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The Mass Media

The Mass Media

The Mass Media

Milestone Vote for Massachusetts State House this Tuesday

Illistrations by Reggie Themistocle
Illistrations by Reggie Themistocle

Bay State voters prepare for a milestone this Tuesday, when they will either elect the first female or first African-American governor of Massachusetts. Having the first female or African-American elected into the statehouse has gained a great deal of attention for both Republican candidate Lieutenant Governor Kerry Healey and Democrat Deval Patrick, but how significant is it to the actual female and African-American voter?

Kieran Pearson, a member of the Black Community Center studying Spanish at UMass-Boston, feels that even though it would be great for Patrick to become the first governor to share in his African-American heritage, it has the potential to be a dubious achievement.

“It doesn’t mean anything if he doesn’t do something to better the African-American community,” said Pearson. “There are huge disparities between the African-Americans and whites in this society, so it’s not going to mean anything that he’s the first other than us being able to say, ‘Oh, there’s an African-American governor of Massachusetts.'”

But doubt towards politics is not limited to the Patrick campaign, and some female voters wonder how effective Healey will be towards women’s causes. “I don’t think her issues necessarily support women’s causes,” said UMB junior Rebecca. “It would be a milestone that she’s female, but not for the female cause.”

Shauna Manning, a UMB Women’s Studies alum, finds that Healey has hurt the women’s cause in how she has conducted her campaign. For instance, Manning finds Healey’s aggressive ad campaign against Patrick as “gossipy,” and thus she comes off like a woman who talks behind her competitor’s back. Also, Manning thinks that Healey’s “play-by-the-rules” etiquette in the campaign debates seemed to stereotype her as the sort who would not play aggressively enough on stage, something that her opponents gained a reputation for.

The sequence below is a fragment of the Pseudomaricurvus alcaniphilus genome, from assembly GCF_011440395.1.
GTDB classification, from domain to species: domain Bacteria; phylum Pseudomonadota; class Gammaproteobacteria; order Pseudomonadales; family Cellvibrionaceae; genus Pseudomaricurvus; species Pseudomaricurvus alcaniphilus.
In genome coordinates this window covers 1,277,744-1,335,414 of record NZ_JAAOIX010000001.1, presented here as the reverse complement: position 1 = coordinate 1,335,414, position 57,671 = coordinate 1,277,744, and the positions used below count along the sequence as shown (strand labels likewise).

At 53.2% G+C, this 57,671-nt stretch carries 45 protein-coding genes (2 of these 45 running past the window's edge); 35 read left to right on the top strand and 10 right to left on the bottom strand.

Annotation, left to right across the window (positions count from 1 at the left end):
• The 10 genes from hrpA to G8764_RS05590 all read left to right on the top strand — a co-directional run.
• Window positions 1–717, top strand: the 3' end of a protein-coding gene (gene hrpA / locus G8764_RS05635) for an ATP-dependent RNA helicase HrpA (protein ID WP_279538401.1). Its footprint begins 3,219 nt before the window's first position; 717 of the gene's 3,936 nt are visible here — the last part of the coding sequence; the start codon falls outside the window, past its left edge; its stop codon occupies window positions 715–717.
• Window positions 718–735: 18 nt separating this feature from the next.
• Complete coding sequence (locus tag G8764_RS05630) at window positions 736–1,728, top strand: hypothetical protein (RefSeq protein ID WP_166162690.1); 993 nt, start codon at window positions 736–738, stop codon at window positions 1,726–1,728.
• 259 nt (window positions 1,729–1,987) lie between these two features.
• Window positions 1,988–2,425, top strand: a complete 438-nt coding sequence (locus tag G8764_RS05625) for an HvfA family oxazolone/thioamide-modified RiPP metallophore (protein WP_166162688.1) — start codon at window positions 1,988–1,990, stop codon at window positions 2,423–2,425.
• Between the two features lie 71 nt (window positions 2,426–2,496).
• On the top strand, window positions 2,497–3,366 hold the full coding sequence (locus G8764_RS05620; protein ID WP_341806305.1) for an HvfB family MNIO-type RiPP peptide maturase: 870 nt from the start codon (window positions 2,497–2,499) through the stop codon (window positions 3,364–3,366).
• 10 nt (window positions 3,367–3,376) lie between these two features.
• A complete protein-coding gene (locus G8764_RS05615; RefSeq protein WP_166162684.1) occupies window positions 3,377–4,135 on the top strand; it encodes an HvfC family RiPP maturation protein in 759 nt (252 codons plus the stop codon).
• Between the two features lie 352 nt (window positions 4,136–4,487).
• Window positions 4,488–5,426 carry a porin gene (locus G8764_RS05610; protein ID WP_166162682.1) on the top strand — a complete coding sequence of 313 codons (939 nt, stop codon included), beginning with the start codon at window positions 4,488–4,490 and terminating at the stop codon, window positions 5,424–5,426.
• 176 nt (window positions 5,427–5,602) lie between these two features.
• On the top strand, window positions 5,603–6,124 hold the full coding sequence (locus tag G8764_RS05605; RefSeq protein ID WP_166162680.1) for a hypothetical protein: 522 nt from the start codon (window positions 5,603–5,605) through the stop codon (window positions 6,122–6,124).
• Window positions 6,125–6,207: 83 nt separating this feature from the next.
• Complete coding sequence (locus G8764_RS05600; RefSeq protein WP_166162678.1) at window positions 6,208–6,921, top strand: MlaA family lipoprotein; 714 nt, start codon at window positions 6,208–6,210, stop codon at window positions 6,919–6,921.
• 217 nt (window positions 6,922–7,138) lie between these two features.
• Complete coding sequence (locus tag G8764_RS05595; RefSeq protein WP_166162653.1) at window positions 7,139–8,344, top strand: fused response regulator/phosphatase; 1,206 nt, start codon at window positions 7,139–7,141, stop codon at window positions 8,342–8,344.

As of now, Kerry Healey and Deval Patrick are way ahead of Independent candidate Christy Mihos and Green-Rainbow Party candidate Grace Ross in the polls. If Patrick, a lifelong Democrat from Milton, wins that would make him the first African-American governor in Massachusetts’ history, a fact that Pearson finds somewhat disconcerting.

“I think it’s personally sad that he’d be the first because African-Americans have been here in the Boston area for more than 400 years, and I think it’s sad that only now do we have a black governor. And it speaks to a larger issue of repression and oppression that exists here in America towards African-Americans, that we are just now having the first black governor of Massachusetts.”

Not only does the African-American history make Patrick’s potential success a non-issue for Pearson, but also it gets overshadowed out by sheer democratic numbers.

“It shouldn’t even really be an issue of achievement,” said Pearson. “If you look at the numbers of what percentage of the U.S. African-Americans make up, we should have 12% of whatever position, anywhere you look; corporate, government, wherever.”

A Healey win would mean the first officially elected woman governor in Massachusetts history, but not the first female Governor of Massachusetts. Jane Swift was appointed governor from 2001 until 2003, when she was ousted by fellow Republican Mitt Romney. Swift obtained the position handed down to her by Paul Celucci, who served as acting governor when William Weld resigned from the position.

No matter who wins the governorship, some voters remain skeptical as to how successful either candidate will be in office. “Politics is interesting,” says Pearson. “You say one thing to get into office, and then do another thing. I guess it depends upon the individual, and their convictions. More than likely, he’s probably not going to do much, and the status-quo will remain.”

However, some people are not completely skeptical of their candidate’s platform, and even Pearson feels that “one of Deval Patrick’s things is that he would push some legislation to make sure that people can buy homes here in the Boston area.” But still, many do remain skeptical.

“Decreasing gang violence…what does Kerry Healey know about gang violence, asks Rebecca? “But still, I think it’s great that either way there will be a minority in the position.”